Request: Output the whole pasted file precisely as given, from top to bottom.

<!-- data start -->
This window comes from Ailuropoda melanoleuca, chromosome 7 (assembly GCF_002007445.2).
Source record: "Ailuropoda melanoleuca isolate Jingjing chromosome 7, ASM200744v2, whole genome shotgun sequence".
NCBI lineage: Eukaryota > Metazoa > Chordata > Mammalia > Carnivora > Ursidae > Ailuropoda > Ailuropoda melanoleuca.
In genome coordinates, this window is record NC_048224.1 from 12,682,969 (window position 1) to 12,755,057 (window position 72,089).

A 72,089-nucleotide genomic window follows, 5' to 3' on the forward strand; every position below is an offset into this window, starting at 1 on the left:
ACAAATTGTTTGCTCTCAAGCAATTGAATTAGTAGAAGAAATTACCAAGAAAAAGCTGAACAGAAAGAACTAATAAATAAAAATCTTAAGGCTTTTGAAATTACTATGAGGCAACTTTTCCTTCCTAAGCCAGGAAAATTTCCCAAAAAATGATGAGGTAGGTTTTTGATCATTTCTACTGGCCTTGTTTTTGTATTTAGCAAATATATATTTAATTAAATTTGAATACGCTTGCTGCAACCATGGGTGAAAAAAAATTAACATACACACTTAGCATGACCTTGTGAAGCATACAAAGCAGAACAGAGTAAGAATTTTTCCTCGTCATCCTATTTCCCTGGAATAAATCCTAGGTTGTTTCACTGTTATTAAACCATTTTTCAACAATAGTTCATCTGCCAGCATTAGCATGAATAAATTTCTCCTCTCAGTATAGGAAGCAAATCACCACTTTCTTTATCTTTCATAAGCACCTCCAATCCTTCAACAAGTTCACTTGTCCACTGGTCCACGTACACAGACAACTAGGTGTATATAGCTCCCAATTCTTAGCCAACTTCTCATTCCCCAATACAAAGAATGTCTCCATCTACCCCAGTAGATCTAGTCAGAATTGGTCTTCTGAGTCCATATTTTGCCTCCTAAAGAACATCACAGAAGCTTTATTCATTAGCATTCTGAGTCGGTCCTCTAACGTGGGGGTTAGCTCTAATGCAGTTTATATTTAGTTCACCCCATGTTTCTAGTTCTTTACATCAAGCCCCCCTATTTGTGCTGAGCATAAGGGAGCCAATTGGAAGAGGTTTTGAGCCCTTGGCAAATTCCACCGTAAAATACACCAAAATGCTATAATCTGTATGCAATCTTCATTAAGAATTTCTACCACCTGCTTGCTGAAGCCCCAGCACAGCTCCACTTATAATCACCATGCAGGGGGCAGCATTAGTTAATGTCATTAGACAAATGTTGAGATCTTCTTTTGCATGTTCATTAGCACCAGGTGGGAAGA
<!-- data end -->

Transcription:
This window comes from Ailuropoda melanoleuca, chromosome 7 (assembly GCF_002007445.2).
Source record: "Ailuropoda melanoleuca isolate Jingjing chromosome 7, ASM200744v2, whole genome shotgun sequence".
NCBI lineage: Eukaryota > Metazoa > Chordata > Mammalia > Carnivora > Ursidae > Ailuropoda > Ailuropoda melanoleuca.
In genome coordinates, this window is record NC_048224.1 from 12,682,969 (window position 1) to 12,755,057 (window position 72,089).

A 72,089-nucleotide genomic window follows, 5' to 3' on the forward strand; every position below is an offset into this window, starting at 1 on the left:
ACAAATTGTTTGCTCTCAAGCAATTGAATTAGTAGAAGAAATTACCAAGAAAAAGCTGAACAGAAAGAACTAATAAATAAAAATCTTAAGGCTTTTGAAATTACTATGAGGCAACTTTTCCTTCCTAAGCCAGGAAAATTTCCCAAAAAATGATGAGGTAGGTTTTTGATCATTTCTACTGGCCTTGTTTTTGTATTTAGCAAATATATATTTAATTAAATTTGAATACGCTTGCTGCAACCATGGGTGAAAAAAAATTAACATACACACTTAGCATGACCTTGTGAAGCATACAAAGCAGAACAGAGTAAGAATTTTTCCTCGTCATCCTATTTCCCTGGAATAAATCCTAGGTTGTTTCACTGTTATTAAACCATTTTTCAACAATAGTTCATCTGCCAGCATTAGCATGAATAAATTTCTCCTCTCAGTATAGGAAGCAAATCACCACTTTCTTTATCTTTCATAAGCACCTCCAATCCTTCAACAAGTTCACTTGTCCACTGGTCCACGTACACAGACAACTAGGTGTATATAGCTCCCAATTCTTAGCCAACTTCTCATTCCCCAATACAAAGAATGTCTCCATCTACCCCAGTAGATCTAGTCAGAATTGGTCTTCTGAGTCCATATTTTGCCTCCTAAAGAACATCACAGAAGCTTTATTCATTAGCATTCTGAGTCGGTCCTCTAACGTGGGGGTTAGCTCTAATGCAGTTTATATTTAGTTCACCCCATGTTTCTAGTTCTTTACATCAAGCCCCCCTATTTGTGCTGAGCATAAGGGAGCCAATTGGAAGAGGTTTTGAGCCCTTGGCAAATTCCACCGTAAAATACACCAAAATGCTATAATCTGTATGCAATCTTCATTAAGAATTTCTACCACCTGCTTGCTGAAGCCCCAGCACAGCTCCACTTATAATCACCATGCAGGGGGCAGCATTAGTTAATGTCATTAGACAAATGTTGAGATCTTCTTTTGCATGTTCATTAGCACCAGGTGGGAAGA